The Swiss National Bank is raising interest rates as inflationary pressures hit hard

Swiss National Bank (SNB), Swiss National Bank.

IN THE CIRCLE OF COFFRINI | AFP | Getty Images

The Swiss National Bank raised its key interest rate on Thursday 0.5%, ending the era of negative interest rates in Europe.

The 75 basis point increase follows a hike to -0.25% on June 16, the first rate hike in 15 years. Before that, the Swiss National Bank had kept interest rates stable at -0.75% since 2015.

It comes after Swiss inflation hit 3.5% last month, the highest rate in three decades.

The bank said the rate hike “will respond to the recovery of inflationary pressures and the spread of inflation to goods and services that have so far been less affected”.

He added that a further increase in the interest rate “cannot be ruled out”.

The hike is in line with economists’ expectations, according to a Reuters poll.

The Swiss franc weakened dramatically against the dollar and euro after the rate hike. At 9:15 a.m. London time, the dollar was 1.24% higher against the Swiss currency and the euro was 1.6% higher.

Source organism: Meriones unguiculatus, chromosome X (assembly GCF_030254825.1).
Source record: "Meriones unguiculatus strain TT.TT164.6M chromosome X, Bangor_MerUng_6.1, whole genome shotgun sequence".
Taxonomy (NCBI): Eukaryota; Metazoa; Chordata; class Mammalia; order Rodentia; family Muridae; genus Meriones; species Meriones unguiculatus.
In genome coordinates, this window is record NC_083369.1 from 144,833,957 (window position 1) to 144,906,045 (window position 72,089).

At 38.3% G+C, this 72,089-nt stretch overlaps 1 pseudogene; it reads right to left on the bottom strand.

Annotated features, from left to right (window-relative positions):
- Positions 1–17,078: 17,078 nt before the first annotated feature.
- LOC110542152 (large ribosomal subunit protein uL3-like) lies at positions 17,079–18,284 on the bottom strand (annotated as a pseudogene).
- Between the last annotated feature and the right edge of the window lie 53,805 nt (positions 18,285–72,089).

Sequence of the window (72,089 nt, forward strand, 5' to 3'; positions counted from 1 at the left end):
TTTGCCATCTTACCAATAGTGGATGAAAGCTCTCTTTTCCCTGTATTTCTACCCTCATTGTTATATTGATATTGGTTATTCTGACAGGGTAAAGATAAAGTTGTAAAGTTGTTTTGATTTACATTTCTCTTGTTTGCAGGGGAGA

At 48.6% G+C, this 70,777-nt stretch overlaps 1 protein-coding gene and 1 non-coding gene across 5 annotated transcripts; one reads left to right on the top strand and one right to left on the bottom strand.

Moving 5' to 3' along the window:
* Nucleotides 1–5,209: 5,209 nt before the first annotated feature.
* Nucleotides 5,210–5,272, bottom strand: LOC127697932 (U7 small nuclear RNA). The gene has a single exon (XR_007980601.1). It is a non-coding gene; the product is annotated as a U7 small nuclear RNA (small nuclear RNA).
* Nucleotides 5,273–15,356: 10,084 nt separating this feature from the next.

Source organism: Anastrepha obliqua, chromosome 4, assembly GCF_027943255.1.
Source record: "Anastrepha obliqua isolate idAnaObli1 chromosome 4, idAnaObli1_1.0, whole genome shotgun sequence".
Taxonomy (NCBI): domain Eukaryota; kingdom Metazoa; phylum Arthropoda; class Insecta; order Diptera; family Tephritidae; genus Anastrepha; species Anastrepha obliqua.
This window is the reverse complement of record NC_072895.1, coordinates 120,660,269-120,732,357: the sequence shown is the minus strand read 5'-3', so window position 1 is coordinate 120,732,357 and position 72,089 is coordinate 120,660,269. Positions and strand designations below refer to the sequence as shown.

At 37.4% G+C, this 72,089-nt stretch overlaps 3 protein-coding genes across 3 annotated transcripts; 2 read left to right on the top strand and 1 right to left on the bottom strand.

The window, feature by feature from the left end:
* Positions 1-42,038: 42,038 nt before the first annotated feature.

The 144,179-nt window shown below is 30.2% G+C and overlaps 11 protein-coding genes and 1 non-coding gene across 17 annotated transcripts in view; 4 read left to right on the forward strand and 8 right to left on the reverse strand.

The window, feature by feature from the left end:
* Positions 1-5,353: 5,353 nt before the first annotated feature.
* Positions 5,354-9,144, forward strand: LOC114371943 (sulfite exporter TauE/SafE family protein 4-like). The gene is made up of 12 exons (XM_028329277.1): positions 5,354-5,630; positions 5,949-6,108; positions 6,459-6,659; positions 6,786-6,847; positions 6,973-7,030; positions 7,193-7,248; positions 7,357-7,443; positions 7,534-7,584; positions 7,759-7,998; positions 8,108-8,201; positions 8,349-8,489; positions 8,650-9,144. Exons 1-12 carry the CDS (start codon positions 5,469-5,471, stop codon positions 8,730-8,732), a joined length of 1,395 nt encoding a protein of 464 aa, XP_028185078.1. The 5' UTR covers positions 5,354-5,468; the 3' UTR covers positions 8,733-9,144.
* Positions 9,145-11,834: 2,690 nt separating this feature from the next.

Earlier this week, the Swiss franc hit its strongest level against the euro since January 2015 as economists began to speculate on the prospect of a 75 basis point hike.

Switzerland was the last country in Europe to have a negative interest rate as the region’s central banks have aggressively raised interest rates to deal with a spike in inflation.

Japan is now the last major economy with a central bank in negative territory after the Bank of Japan decided to keep interest rates at -0.1% on Thursday.

Meanwhile, Denmark ended its nearly decade-long streak of negative interest rates on September 8 when the central bank raised its benchmark interest rate by 0.75 percentage points to 0.65%.

Sweden’s central bank last raised its interest rate to 1.75% on September 20. The 100 basis point increase came after the Riksbank warned: “inflation is too high”.

The European Central Bank moved above zero when it raised interest rates on September 8 to combat soaring inflation.

According to Edward Scicluna, a member of the ECB Council, the ECB may continue to raise interest rates, but future increases will not be as drastic as the last 75 basis point increase on September 9.